Morocco weighs amnesty period to ‘repatriate’ illegal funds

Those affected would be granted ten months, as of January, to declare their assets abroad and return them to Morocco.
Monday 16/12/2019
A currency dealer counts Moroccan dirhams at a currency exchange in Casablanca. (Reuters)
Stable despite challenges. A currency dealer counts Moroccan dirhams at a currency exchange in Casablanca. (Reuters)

TUNIS - There has been a growing debate between economists and politicians in Morocco since the government announced stimulus measures to recover money illegally taken out of the country.

With this move, which the government included in the 2020 draft budget, authorities sought to inject the funds into Morocco’s formal economy.

The draft budget included a clause stipulating that “proprietors of funds smuggled out of the country will be pardoned and exempted from fines if they repatriate those funds within a time period” of a few months.

The government said the measure concerns funds and real estate abroad that are owned by Moroccan citizens living in Morocco. The assets were acquired legally but their owners violated Moroccan exchange laws by not declaring the transfer of funds outside the country.

Those affected would be granted ten months, as of January, to declare their assets abroad and return them to Morocco. If they deposit 75% of the funds in foreign currency accounts and 25% in local currency, they would be exempted from paying 5% of the fees on entering funds.

Economists tried to explain the government plan covers illegal situations and has nothing to do with money smuggling.

“Talking about money smugglers is an inaccurate description (of the plan), since we are not dealing with a move to pardon money smugglers,” economist Mahdi Fagir told the Anatolia news agency. “To say that would suggest that the state is encouraging smuggling.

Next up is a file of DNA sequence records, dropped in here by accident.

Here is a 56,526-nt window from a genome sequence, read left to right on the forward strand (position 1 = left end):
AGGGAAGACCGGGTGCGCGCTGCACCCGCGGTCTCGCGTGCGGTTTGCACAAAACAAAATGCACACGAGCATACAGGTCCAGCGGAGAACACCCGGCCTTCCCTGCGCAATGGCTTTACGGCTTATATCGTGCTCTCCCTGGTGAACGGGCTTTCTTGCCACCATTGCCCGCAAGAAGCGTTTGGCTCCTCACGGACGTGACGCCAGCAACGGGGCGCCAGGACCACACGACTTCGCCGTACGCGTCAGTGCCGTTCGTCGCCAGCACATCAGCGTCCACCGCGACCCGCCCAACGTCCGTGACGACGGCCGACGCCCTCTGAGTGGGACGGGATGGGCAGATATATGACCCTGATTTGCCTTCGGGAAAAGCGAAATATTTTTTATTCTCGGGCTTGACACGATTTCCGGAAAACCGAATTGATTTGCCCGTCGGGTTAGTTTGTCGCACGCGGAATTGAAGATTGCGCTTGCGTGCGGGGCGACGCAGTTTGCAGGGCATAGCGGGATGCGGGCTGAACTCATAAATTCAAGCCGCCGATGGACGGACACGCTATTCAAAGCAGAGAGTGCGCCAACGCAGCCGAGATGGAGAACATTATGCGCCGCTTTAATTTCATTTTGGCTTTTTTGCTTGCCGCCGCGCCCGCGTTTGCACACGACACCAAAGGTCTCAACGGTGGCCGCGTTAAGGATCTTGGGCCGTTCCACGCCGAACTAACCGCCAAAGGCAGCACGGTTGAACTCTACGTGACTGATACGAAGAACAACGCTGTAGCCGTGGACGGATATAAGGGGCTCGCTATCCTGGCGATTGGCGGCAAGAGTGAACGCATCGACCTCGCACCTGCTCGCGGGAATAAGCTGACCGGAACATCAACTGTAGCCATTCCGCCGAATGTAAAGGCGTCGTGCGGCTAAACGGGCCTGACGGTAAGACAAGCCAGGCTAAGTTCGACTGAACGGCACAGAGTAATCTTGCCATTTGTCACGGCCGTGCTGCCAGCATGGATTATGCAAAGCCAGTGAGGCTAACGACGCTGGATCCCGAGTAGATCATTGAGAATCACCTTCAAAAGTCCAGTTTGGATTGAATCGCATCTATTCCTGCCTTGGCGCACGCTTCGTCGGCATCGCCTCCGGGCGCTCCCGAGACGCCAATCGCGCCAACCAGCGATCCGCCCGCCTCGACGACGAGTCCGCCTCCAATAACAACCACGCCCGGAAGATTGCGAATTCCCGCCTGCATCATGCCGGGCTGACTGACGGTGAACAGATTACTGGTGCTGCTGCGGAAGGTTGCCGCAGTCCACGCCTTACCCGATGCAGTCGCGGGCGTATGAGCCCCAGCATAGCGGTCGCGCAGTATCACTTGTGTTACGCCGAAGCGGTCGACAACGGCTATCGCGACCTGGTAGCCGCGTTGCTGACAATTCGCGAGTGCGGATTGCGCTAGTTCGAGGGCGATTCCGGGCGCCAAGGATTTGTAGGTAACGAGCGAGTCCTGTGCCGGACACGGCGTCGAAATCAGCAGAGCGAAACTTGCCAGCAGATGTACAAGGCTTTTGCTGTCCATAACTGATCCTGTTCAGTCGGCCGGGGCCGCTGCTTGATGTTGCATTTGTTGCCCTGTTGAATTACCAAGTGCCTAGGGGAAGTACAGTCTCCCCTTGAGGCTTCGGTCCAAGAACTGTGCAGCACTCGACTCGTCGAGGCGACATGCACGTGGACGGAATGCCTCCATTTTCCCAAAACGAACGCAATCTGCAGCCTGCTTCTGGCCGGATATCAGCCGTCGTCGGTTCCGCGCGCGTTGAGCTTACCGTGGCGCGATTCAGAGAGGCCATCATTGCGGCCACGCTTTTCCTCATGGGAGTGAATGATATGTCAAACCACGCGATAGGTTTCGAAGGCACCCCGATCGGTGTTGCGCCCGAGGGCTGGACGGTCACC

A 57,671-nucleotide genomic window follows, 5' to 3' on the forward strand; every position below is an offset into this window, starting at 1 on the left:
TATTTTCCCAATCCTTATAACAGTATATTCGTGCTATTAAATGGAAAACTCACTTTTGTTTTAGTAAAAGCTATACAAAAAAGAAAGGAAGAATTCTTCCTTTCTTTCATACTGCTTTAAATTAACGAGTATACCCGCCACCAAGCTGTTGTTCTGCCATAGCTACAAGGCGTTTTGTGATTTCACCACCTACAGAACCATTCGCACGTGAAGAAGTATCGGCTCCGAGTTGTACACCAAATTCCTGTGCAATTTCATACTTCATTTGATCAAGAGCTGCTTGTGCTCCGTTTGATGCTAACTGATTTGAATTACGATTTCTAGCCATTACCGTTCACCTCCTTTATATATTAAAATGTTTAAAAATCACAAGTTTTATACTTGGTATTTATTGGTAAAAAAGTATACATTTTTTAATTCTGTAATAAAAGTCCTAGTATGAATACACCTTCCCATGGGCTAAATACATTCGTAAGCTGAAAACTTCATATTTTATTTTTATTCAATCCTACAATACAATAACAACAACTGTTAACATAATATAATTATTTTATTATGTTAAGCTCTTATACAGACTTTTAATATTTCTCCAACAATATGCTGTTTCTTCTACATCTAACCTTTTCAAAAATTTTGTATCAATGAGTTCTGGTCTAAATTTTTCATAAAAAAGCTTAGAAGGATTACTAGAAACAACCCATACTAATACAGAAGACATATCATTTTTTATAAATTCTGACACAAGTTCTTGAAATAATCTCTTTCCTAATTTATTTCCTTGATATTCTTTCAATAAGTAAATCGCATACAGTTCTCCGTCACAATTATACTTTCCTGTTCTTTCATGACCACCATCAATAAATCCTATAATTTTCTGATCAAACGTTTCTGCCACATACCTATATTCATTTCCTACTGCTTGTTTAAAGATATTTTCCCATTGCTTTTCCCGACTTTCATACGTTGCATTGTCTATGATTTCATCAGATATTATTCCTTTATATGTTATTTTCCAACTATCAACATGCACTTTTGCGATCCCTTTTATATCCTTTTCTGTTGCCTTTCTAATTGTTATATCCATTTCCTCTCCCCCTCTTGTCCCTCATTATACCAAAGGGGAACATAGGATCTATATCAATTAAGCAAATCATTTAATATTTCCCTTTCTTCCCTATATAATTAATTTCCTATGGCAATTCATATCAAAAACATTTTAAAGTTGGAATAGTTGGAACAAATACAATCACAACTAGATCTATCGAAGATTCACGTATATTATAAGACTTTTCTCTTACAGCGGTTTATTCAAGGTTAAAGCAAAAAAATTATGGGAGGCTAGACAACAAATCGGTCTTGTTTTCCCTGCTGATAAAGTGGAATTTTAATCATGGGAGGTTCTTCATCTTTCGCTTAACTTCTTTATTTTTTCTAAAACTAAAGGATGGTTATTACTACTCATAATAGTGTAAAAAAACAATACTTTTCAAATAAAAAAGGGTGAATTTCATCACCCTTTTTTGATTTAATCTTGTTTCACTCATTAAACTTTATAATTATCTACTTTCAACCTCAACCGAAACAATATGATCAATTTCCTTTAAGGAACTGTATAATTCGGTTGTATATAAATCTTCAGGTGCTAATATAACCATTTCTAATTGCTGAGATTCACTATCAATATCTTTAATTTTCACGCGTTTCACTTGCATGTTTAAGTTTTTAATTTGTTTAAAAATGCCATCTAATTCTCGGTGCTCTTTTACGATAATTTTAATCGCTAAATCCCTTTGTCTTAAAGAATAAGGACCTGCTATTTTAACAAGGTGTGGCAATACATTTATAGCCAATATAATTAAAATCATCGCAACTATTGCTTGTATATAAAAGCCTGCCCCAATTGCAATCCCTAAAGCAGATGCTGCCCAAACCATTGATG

“We are dealing with cases of people owning real estate or liquidity but are in an illegal situation that they have to correct. Those funds have been transferred outside the country illegally.”

An amnesty campaign in 2014 enabled Morocco to recover $3 billion. The government said that included $923 million in cash, more than $1 billion in real estate and $1.1 billion in equity and bond investments.

Naoufel Naciri, an economist specialising in public policy, said the government exchange bureau began an investigation of illegal cross-border property holdings by Moroccans residing and paying taxes in Morocco.

Naciri, a member of the House of Representatives Finance and Economic Development Committee, said that, from 2014-19, 600 cases “pertaining to acquiring real estate abroad illegally were studied.”

He said Morocco’s exchange law clearly states that the acquisition without prior authorisation of real estate outside of Morocco by Moroccan citizens residing in Morocco is an offence requiring payment of fines that can be six times the value of the property.

“The proposed amnesty is the last chance for Moroccans who have broken the law. Because of the information exchange mechanisms provided for in regional and international cooperation agreements, we are going to be facing a new situation in a year and a few months.”

Morocco signed a cooperation agreement in 2013 involving 36 countries and it now has better means to monitor the acquisition of financial and real estate assets.

“The new measure puts trust in the targeted people and offers them one last chance,” Naciri said. He pointed out that the measure does not concern members of the Moroccan community living abroad.

However, he said the situation will become more complex in 2021 with legislation on the exchange of financial data with major international groups.

Rabat has often joined international conventions, engaged in ensuring transparency of capital transfers and enforced the rules of international transparency.

The fines for smuggling money outside Morocco were six times the amount smuggled, in addition to the penalty of imprisonment of up to 5 years.

Rafia al-Mansouri, a member of the House of Representatives Finance and Economic Development Committee, criticised the proposed amnesty.

“In all countries of the world, an amnesty occurs once every 15 or 20 years but, in Morocco, the first amnesty for money smugglers was only 5 years ago in 2014,” she said. “The truth is that this government has a budget deficit and its current obsession is to balance public finances, regardless of the means adopted.”

The new budget indicates the government expects a deficit of about 3.5% of the GDP. Factors affecting the deficit include salary increases in the public sector estimated at $630 million and allocating $2.6 billion for subsidies to the poor.